Costa Rica was known as “the little Switzerland of the Americas” because of their democratic government and peaceful citizens. They abolished their army in 1947. But before arriving to the Garden of Eden there were countries we had to drive through that were not friendly, democratic or peaceful. We found ourselves in a good adventure.

For example, there was the phony traffic cop in Guatemala who was stopping all the foreigners. First he would give you a bogus traffic ticket. Then he would convince you that you could pay him right there on the road and save yourself the 4-hour drive into the capital. We had been warned about this guy with a pistol on his hip.

Sure enough, one afternoon, about 50 feet ahead of us, in the middle of the road, is this cop. He was waving us over to stop on the side of the road. At the time, I was back in the trailer playing cards with my brother. All we could see were arms waving and attempts at sign language. Then my mother, who was in the front seat, moved over towards the driver’s side and signaled for him to get in the car, pistol and all.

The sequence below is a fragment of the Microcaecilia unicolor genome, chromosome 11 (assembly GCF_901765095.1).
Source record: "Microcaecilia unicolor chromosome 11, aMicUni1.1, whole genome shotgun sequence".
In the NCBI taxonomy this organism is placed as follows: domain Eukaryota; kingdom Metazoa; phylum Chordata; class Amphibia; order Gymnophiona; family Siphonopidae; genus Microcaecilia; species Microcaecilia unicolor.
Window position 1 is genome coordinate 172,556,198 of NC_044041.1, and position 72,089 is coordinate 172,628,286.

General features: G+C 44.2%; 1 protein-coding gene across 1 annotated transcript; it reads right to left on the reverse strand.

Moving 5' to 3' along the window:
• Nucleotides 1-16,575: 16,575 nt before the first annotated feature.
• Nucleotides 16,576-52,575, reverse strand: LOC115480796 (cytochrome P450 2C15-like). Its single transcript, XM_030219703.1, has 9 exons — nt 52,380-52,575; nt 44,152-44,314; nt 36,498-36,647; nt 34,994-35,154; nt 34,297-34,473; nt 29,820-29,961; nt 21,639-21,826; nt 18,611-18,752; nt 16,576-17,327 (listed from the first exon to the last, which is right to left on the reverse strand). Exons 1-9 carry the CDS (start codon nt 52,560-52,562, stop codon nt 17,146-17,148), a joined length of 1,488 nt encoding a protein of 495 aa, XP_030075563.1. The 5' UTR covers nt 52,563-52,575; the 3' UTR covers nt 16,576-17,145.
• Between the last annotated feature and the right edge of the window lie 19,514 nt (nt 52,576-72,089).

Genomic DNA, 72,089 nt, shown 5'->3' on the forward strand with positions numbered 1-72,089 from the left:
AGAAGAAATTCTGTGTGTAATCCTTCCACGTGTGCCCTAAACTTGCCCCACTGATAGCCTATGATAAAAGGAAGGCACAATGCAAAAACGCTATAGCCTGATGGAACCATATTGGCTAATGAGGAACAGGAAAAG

I could not believe it! My poor dad! We knew who was going to have to defend this crazy woman. She’s telling the cop to get into the car. She’s telling him that we will all drive to the Capital to speak to the judge. Well, that did it. Before Dad could shift into forward and gun it, the cop had changed his story and took off. Mom did not put us at risk just to save a good twenty dollars! You must understand-- it comes down to the principal of the thing. And as long as she is accompanied with a guy like Dad, my mother’s pioneering spirit can accomplish anything. That was their relationship. He was a strong protector with calluses on his hands from miles of pulling electrical wires. With their teamwork we Henderson children would get the “exposure” we needed for our betterment. As an electrical contractor he could fix anything. So if the car broke down or anything else for that matter, mom felt safe Dad could fix it, so off we were roaming the back roads of Central America.